It Already Is A Scripting Language

It Already Is A Scripting Language

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My recent post about the possibility of considering maybe someday perhaps adding "top level" methods to C# in order to better enable "scripty" scenarios generated a surprising amount of immediate emphatic pushback. Check out the comments to see what I mean.

Two things immediately come to mind.

First off, the suggestion made by a significant number of the commenters is "instead of allowing top-level methods, strengthen the using directive." That is, if you said "using System.Math;" then all the static members of that class could be used without qualification.

Though that is a perfectly reasonable idea that is requested frequently, it does not actually address the problem that top-level methods solve. A better "using" makes things easier for the developer writing the call. The point of top-level methods for scripty scenarios is to make it easier on the developer writing the declaration. The point is to eliminate the "ritual" of declaring an unnecessary class solely to act as a container for code.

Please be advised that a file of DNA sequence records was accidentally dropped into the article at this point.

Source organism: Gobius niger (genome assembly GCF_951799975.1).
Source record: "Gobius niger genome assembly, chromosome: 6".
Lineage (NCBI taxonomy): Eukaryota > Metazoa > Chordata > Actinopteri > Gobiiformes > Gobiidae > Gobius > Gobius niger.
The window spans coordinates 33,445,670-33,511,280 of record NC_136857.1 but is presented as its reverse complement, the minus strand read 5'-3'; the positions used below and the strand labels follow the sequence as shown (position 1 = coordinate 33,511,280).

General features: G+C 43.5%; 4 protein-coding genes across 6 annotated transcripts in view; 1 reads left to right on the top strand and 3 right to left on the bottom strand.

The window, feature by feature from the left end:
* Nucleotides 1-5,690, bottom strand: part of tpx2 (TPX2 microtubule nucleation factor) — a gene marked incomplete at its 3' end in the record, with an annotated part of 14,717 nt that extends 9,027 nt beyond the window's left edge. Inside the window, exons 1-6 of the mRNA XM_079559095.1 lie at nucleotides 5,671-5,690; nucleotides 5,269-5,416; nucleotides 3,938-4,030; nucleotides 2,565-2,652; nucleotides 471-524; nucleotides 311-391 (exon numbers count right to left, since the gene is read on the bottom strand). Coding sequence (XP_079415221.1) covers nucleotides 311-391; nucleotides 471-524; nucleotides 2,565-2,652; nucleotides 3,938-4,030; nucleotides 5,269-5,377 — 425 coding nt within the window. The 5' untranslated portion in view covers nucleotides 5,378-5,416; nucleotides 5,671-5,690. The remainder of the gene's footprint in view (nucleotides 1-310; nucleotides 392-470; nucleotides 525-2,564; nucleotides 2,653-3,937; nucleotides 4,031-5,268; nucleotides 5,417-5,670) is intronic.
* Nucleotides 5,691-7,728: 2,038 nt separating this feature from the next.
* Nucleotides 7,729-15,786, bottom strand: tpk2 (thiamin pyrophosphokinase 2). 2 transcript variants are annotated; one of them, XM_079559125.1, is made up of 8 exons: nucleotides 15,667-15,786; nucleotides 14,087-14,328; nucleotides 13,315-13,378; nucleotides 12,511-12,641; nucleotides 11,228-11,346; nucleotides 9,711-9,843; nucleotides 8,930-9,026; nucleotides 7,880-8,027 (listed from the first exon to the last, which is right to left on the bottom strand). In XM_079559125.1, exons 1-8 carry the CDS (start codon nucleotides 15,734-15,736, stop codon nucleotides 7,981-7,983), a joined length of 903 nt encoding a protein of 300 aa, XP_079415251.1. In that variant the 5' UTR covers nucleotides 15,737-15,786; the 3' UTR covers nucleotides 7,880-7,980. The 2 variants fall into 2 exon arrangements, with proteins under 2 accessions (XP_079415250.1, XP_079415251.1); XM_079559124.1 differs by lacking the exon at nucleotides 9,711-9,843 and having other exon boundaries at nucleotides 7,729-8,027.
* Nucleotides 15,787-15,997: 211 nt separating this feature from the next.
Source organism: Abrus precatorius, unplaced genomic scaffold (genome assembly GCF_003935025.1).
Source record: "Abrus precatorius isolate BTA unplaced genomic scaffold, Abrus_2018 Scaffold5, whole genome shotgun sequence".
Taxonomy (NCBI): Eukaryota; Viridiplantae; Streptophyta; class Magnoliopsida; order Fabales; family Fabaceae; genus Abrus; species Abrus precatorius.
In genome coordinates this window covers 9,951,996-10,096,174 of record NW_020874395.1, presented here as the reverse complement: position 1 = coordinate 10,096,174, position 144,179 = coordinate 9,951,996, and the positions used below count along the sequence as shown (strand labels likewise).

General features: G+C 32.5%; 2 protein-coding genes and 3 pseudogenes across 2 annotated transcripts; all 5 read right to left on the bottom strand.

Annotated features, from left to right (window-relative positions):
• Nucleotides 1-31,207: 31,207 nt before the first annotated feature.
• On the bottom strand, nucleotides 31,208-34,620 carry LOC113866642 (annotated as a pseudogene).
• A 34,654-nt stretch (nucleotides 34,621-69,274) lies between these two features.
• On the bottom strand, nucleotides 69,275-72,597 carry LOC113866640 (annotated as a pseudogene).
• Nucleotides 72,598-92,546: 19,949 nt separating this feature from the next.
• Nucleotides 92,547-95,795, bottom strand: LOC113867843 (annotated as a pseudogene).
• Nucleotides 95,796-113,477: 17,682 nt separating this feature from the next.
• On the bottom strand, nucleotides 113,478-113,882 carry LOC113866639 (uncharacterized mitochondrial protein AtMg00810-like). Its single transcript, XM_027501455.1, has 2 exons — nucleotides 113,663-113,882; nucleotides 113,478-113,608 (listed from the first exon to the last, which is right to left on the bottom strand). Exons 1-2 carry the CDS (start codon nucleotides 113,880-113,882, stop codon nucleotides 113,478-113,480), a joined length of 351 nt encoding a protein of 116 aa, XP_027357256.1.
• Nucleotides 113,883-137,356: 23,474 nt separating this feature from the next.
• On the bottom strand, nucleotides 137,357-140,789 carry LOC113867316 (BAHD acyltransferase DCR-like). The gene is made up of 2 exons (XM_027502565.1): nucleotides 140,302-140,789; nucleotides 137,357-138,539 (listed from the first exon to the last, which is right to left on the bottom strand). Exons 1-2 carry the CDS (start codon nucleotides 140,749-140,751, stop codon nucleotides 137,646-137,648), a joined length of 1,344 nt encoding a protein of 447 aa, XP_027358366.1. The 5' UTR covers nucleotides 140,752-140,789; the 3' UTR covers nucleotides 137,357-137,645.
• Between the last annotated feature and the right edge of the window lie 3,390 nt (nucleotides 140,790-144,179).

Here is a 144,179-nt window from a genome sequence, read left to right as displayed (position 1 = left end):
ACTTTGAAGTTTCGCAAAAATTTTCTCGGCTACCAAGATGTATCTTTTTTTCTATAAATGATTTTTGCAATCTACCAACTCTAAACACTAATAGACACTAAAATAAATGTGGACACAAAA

Second, and more generally, I am surprised by this pushback because of course C# already is a scripting language, and has had this feature for almost a decade. Does this code fragment look familiar?

<%@ Page Language="C#" %>   
<script runat="server">   
  void Page_Load(object sender, EventArgs e) 
  {
      // whatever
  }
</script>
...

Where's the class? Where are the using directives that allow "EventArgs" to be used without qualification? Where's the code that adds this method group to the event's delegate? All the ritual seems to have been eliminated somehow. That sure looks like a "top-level method" to me.